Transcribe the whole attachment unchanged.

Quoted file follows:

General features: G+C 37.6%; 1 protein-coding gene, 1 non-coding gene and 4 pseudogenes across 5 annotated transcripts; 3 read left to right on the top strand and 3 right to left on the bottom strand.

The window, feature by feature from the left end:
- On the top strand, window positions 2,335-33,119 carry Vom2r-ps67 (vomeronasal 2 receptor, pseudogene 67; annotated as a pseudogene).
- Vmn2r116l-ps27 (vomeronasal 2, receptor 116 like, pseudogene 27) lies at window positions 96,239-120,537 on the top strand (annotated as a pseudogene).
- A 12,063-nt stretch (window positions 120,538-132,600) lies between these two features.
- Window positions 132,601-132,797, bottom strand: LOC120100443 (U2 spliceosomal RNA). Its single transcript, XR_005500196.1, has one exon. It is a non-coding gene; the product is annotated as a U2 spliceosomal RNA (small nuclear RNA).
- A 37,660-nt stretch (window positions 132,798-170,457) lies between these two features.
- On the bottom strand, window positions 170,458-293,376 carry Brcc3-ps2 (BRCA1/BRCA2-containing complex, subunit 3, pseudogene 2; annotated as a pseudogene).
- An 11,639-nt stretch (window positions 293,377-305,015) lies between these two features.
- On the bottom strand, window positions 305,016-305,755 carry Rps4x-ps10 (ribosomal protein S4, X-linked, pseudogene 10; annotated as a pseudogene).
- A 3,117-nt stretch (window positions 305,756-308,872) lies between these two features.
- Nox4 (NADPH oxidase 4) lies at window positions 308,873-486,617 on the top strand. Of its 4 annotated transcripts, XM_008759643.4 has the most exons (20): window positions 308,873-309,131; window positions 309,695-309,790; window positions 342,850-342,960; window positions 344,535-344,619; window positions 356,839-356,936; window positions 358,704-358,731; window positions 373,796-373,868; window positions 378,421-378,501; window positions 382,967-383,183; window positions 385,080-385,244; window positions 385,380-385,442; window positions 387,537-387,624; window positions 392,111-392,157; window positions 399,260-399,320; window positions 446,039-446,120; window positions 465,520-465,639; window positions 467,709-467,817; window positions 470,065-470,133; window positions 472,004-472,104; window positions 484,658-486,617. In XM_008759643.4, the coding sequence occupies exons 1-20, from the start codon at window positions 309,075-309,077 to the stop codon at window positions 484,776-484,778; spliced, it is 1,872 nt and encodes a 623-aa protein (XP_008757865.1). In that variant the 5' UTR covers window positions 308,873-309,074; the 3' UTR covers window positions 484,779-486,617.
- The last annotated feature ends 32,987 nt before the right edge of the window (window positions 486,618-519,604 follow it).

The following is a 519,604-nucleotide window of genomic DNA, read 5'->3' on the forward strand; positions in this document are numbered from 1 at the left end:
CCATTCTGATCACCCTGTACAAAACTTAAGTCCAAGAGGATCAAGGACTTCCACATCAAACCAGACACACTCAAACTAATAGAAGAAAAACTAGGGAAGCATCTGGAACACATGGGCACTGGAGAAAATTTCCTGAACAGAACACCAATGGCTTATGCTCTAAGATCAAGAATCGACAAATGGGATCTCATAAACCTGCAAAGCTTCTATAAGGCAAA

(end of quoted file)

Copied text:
General features: G+C 37.6%; 1 protein-coding gene, 1 non-coding gene and 4 pseudogenes across 5 annotated transcripts; 3 read left to right on the top strand and 3 right to left on the bottom strand.

The window, feature by feature from the left end:
- On the top strand, window positions 2,335-33,119 carry Vom2r-ps67 (vomeronasal 2 receptor, pseudogene 67; annotated as a pseudogene).
- Vmn2r116l-ps27 (vomeronasal 2, receptor 116 like, pseudogene 27) lies at window positions 96,239-120,537 on the top strand (annotated as a pseudogene).
- A 12,063-nt stretch (window positions 120,538-132,600) lies between these two features.
- Window positions 132,601-132,797, bottom strand: LOC120100443 (U2 spliceosomal RNA). Its single transcript, XR_005500196.1, has one exon. It is a non-coding gene; the product is annotated as a U2 spliceosomal RNA (small nuclear RNA).
- A 37,660-nt stretch (window positions 132,798-170,457) lies between these two features.
- On the bottom strand, window positions 170,458-293,376 carry Brcc3-ps2 (BRCA1/BRCA2-containing complex, subunit 3, pseudogene 2; annotated as a pseudogene).
- An 11,639-nt stretch (window positions 293,377-305,015) lies between these two features.
- On the bottom strand, window positions 305,016-305,755 carry Rps4x-ps10 (ribosomal protein S4, X-linked, pseudogene 10; annotated as a pseudogene).
- A 3,117-nt stretch (window positions 305,756-308,872) lies between these two features.
- Nox4 (NADPH oxidase 4) lies at window positions 308,873-486,617 on the top strand. Of its 4 annotated transcripts, XM_008759643.4 has the most exons (20): window positions 308,873-309,131; window positions 309,695-309,790; window positions 342,850-342,960; window positions 344,535-344,619; window positions 356,839-356,936; window positions 358,704-358,731; window positions 373,796-373,868; window positions 378,421-378,501; window positions 382,967-383,183; window positions 385,080-385,244; window positions 385,380-385,442; window positions 387,537-387,624; window positions 392,111-392,157; window positions 399,260-399,320; window positions 446,039-446,120; window positions 465,520-465,639; window positions 467,709-467,817; window positions 470,065-470,133; window positions 472,004-472,104; window positions 484,658-486,617. In XM_008759643.4, the coding sequence occupies exons 1-20, from the start codon at window positions 309,075-309,077 to the stop codon at window positions 484,776-484,778; spliced, it is 1,872 nt and encodes a 623-aa protein (XP_008757865.1). In that variant the 5' UTR covers window positions 308,873-309,074; the 3' UTR covers window positions 484,779-486,617.
- The last annotated feature ends 32,987 nt before the right edge of the window (window positions 486,618-519,604 follow it).

The following is a 519,604-nucleotide window of genomic DNA, read 5'->3' on the forward strand; positions in this document are numbered from 1 at the left end:
CCATTCTGATCACCCTGTACAAAACTTAAGTCCAAGAGGATCAAGGACTTCCACATCAAACCAGACACACTCAAACTAATAGAAGAAAAACTAGGGAAGCATCTGGAACACATGGGCACTGGAGAAAATTTCCTGAACAGAACACCAATGGCTTATGCTCTAAGATCAAGAATCGACAAATGGGATCTCATAAACCTGCAAAGCTTCTATAAGGCAAA